Stace Harman strays back into the gaping maw of Dark Souls 2’s DLC, Crown of the Sunken King. Is it worth spending your hard-earned souls on the new content?
Dark Souls 2 DLC
The Lost Crowns Trilogy DLC for Dark Souls 2 consists of: Crown of the Sunken King, available from July 22 – Crown of the Old Iron King, available from August 26 – and Crown of the Ivory King, available from September 23. A season pass is also available.
Each of the DLC packs will be accessed from a specific location within the main game – in a manner similar to the ethereal Memories of the Ancients – with Crown of the Sunken King being reached through the toxic caves of Black Gulch.
Each episode will bring with it new enemies, bosses and items. Each will be set in a new location.
Game play footage of Crown of the Sunken King can be seen through here
I know my way around a Souls title. I’ve completed all three games (pauses for applause) and my recent run through Dark Souls 2 took around 80 hours, during which I partook in a fair bit of PvP and defeated the majority of the optional bosses.
So, when Dark Souls 2 global producer Atsuo Yoshimura tells me that a section of Crown of the Sunken King – the first of three DLC packs planned for Dark Souls 2 – that I’ve just spent 30 minutes cautiously negotiating was intended by From Software to represent 10 minutes of gameplay, I’m not sure whether to laugh in disbelief or cry at my apparent ineptitude.
This 10, 30 or however many minutes it might be stand as much as a test of nerve as of combat prowess. Despite being set underground in a huge, well lit cavernous space, this opening section is just as difficult to negotiate as the multi-tiered, inky black of The Gutter and every bit as perilous as I go toe to toe with enemies in as the waterlogged Shrine of Amana.
“I’ve just spent 30 minutes cautiously negotiating what was intended by From Software to represent 10 minutes of gameplay. I’m not sure whether to laugh or cry.”
A series of switches are scattered throughout the level and serve to raise and lower platforms or to conjure them out of the wall to connect to the existing bedrock. However, such is the puzzling nature of the level and the location of some of the switches that flipping one to raise a platform in one location may hinder your progress once you’ve activated another.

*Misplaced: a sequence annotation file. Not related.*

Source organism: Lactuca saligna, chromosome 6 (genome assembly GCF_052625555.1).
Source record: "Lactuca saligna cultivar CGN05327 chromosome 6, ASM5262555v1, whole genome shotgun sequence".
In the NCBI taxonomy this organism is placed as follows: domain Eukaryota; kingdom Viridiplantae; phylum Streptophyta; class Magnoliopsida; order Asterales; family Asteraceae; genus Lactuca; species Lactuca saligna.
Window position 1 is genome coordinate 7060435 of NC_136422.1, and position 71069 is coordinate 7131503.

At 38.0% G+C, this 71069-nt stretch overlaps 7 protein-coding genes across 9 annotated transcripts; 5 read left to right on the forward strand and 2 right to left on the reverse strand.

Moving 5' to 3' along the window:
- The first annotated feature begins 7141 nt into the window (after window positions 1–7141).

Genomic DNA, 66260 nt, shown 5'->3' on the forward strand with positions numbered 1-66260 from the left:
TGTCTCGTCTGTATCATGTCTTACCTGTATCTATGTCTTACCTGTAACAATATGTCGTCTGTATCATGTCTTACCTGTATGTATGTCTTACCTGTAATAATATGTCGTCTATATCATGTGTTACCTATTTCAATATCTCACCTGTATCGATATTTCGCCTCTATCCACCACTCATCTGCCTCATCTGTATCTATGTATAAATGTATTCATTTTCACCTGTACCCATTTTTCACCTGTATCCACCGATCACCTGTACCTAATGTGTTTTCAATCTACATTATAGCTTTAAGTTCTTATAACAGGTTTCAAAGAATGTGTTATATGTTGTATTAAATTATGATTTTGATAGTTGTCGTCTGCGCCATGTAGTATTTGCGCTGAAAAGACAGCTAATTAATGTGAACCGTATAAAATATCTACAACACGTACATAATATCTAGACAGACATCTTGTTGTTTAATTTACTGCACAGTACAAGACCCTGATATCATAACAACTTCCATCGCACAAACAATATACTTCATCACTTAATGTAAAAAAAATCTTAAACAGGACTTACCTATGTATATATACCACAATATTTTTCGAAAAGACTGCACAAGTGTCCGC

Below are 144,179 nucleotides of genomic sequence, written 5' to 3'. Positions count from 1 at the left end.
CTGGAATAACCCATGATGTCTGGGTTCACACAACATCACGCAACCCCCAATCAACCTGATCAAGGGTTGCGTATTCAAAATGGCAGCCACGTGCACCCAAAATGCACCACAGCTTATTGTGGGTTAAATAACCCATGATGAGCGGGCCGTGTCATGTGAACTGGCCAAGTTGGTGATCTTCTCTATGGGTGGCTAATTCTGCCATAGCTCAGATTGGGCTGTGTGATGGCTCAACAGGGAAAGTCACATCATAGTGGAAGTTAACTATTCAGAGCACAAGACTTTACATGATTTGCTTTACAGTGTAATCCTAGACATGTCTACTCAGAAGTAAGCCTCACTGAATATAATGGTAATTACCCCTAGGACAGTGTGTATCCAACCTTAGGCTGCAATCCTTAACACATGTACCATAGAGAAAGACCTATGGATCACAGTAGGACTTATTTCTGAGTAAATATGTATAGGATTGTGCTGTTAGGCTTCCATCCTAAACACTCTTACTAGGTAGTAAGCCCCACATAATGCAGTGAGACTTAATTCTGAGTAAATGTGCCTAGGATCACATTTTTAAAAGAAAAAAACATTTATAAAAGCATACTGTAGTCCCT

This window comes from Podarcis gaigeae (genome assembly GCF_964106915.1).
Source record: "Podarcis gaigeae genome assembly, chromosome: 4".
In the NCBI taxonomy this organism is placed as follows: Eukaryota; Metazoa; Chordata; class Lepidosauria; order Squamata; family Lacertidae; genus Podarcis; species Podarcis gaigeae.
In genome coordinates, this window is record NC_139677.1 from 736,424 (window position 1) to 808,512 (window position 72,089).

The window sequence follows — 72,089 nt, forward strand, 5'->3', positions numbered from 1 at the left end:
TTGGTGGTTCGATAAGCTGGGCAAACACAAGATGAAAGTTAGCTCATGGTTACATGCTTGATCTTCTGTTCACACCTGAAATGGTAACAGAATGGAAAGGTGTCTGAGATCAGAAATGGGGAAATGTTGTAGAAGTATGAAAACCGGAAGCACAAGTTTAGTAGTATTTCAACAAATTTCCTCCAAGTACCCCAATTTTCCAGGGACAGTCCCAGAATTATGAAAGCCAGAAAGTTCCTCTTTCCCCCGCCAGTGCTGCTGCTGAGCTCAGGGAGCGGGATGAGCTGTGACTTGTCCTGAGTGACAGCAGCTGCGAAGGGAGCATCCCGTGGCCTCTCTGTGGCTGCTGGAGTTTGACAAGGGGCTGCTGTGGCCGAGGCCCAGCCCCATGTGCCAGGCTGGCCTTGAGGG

Reading between Yoshimura’s guarded comments it seems that each of the upcoming DLC packs will highlight a particular element of the Souls series masterful design. In Crown of the Sunken King, that focus is evidently on environmental puzzle-solving and seeking a true path amidst the Escher-style maze of interlinking pathways, while being harassed at every turn by enemies, both at range and up close on narrow ledges.
“The main concept of these three DLCs is first and foremost to provide three different situations and as you can see from this first piece the setting is quite different,” highlights Yoshimura.
“The team has taken a lot of inspiration from South American culture in terms of monuments and detailing and that’s something that’s not available in the main game, in that sense it’s pretty new but we want to make sure that the basic game play is the same as in the main game.”
The comparisons are evident and here it’s the environment that makes combat dangerous, rather than the enemies themselves. Such is the sudden drop-away in many areas that players who like to lock on and keep moving around their opponents must be careful of ranging too far in any one direction lest they vanish into the abyss.